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Rural Sociology

Evaluating Websites (Activity)

You are the ultimate judge of the information you find on the Internet!!

grainy graphic of a judge with a gavel in hand


Why do we say this? The majority of Web documents are mounted independently without the benefit of editorial oversight or fact checking. Anyone can publish on the Web. Therefore, YOU are responsible for ensuring that any website you use for your research contains reliable information.

Keep in mind that databases you access through the WSU Libraries, such as Academic Search Complete and Lexis-Nexis, are professionally produced and contain articles which have been scrutinized much more thoroughly.

You may find materials via the web from library databases to be more accurate and trustworthy than those found from sites such as Yahoo and Google. Subscription databases are more select in the material they include.

I. Look carefully at the website you are considering and answer these questions:

  • Date
    • Is the site up-to-date?
    • Can you easily tell when it was published?
  • Coverage
    • How relevant is the site to your research topic? Can you find more relevant material?
    • Is the topic covered in-depth enough for your needs?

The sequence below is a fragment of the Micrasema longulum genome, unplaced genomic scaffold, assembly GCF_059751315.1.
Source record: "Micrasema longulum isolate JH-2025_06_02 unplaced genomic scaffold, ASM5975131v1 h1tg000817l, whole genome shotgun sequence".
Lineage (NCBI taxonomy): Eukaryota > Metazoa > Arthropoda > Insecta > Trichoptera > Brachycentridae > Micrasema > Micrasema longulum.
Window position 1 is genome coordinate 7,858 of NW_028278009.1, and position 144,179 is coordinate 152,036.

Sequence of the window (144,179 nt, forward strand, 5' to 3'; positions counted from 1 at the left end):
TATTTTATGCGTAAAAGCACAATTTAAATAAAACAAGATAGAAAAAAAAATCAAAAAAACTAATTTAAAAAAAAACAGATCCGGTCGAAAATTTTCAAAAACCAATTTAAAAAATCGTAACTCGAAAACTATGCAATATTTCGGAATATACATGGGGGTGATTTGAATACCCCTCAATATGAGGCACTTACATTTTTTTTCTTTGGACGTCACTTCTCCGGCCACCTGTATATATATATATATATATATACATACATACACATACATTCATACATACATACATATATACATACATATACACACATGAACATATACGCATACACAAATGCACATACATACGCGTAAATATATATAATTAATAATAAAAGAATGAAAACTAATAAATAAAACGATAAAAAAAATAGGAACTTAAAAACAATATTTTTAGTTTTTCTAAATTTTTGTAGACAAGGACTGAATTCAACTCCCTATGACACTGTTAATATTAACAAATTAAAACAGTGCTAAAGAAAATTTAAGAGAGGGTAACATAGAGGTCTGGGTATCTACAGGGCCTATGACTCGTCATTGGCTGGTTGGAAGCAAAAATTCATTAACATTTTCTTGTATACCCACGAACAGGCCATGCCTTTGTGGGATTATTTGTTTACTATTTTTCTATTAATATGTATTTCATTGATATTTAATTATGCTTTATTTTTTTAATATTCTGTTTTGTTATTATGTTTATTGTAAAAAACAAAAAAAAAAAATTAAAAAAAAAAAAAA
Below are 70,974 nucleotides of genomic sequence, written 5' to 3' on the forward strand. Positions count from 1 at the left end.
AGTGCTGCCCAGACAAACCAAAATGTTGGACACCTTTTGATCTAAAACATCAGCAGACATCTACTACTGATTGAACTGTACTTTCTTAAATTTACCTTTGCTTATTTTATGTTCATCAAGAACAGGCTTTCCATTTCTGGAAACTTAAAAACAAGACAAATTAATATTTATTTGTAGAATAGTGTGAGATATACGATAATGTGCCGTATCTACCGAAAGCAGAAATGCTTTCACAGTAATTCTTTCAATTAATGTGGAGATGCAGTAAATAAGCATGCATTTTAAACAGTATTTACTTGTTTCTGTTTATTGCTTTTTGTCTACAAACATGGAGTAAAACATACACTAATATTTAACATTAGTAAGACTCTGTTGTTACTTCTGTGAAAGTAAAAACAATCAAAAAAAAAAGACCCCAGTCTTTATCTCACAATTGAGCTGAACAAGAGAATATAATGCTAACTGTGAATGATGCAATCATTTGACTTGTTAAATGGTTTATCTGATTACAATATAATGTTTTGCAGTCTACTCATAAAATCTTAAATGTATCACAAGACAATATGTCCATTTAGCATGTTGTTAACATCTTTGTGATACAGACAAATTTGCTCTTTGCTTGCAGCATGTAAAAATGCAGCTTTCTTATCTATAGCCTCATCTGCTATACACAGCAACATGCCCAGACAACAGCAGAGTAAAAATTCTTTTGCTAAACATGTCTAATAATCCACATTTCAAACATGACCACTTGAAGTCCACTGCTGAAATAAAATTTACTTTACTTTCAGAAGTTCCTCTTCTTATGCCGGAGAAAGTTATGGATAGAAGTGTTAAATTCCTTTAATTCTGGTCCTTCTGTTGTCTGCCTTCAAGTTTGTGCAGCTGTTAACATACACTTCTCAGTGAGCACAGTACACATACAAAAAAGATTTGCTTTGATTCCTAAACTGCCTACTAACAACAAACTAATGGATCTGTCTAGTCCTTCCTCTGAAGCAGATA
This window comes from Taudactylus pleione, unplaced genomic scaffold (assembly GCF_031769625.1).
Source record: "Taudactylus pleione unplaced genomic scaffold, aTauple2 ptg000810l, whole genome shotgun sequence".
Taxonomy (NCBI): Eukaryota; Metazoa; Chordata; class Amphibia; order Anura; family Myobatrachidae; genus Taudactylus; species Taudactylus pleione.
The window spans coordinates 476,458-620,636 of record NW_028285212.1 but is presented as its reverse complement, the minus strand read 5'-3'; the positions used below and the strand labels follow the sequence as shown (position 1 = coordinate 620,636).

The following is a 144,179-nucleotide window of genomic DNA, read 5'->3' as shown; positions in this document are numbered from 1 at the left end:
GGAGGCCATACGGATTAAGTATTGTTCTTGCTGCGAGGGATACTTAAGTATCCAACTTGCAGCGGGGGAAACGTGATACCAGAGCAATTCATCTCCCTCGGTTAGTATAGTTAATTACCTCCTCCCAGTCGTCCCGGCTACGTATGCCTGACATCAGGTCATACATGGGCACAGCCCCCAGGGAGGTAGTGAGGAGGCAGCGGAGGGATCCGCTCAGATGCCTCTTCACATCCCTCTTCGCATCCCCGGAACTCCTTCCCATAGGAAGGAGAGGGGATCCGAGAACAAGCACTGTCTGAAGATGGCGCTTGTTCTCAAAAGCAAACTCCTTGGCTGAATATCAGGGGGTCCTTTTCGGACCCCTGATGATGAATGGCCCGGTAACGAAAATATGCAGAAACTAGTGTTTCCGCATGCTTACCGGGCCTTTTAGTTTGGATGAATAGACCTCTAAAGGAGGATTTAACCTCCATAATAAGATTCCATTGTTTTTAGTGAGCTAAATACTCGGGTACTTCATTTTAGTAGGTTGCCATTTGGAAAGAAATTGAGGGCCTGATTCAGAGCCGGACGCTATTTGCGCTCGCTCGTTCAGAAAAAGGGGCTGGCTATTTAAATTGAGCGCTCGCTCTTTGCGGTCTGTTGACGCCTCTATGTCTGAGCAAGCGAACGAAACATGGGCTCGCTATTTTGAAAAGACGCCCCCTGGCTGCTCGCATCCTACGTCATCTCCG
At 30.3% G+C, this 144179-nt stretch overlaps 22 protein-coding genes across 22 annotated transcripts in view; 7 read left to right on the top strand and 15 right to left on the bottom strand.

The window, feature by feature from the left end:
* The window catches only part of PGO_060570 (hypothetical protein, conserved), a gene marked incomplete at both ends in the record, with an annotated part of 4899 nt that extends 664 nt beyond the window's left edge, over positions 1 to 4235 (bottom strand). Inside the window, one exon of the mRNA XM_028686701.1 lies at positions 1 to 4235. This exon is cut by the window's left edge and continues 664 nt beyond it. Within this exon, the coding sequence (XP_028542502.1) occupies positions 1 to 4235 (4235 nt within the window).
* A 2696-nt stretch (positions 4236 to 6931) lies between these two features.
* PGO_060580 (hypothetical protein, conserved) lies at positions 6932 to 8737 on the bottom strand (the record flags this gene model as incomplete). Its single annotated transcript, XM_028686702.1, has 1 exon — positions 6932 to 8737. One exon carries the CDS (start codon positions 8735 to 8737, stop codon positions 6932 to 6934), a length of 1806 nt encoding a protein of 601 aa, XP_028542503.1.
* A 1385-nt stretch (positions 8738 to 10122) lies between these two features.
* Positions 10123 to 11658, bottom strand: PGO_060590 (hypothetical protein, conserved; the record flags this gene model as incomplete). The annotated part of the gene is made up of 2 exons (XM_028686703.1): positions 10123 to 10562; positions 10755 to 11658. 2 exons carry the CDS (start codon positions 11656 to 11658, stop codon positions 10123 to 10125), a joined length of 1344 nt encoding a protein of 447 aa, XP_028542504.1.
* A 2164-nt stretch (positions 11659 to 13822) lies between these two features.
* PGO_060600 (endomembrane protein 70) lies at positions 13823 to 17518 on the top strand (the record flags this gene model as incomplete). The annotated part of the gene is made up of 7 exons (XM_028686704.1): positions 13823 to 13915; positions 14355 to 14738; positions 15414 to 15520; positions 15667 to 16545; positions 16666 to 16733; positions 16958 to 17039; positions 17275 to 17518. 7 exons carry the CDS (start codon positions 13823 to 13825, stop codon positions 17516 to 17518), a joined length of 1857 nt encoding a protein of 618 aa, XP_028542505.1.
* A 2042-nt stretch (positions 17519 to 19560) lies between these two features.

• Authority
    • Can you identify the author or publisher?
    • How reputable is the author’s work on the topic?
  • Objectivity
    • Is the author trying to sway opinion?
    • Is there only one opinion present in the page?
    • How does the information presented compare to other sources you’ve looked at?
    • Does the author cite where he/she got the information?
  • Accuracy
    • Are the facts clearly presented and easily understood?
    • Can you find factual errors or discrepancies on the page?

II. Consider the URL when assessing web sites

Look at the first section of the website’s URL. What are the last three letters you see? Most likely, they are one of the following:

  • .com Commercial sites with the purpose of selling products or services.
  • .gov State or federal governmental agencies. Perhaps more reliable, but you should still assume there might be mistakes, information left out, and occasionally inaccurate information.
  • .edu Educational (university) sites. We’d like to think these are among the most reliable of sites. But individual students and professors can have their own personal pages under this domain, so you should still check the facts to ensure accuracy.
  • .org Organizational sites. Many of these sites may have some kind of bias. Again, check the information presented for accuracy.
  • .biz Business sites set up for the purpose of selling products or services.

These are just a few of the most common Internet domains you are likely to run across. While we cannot necessarily say that any of these domains are always unreliable or reliable, you may be able to make some assumptions about the individuals who published the site.

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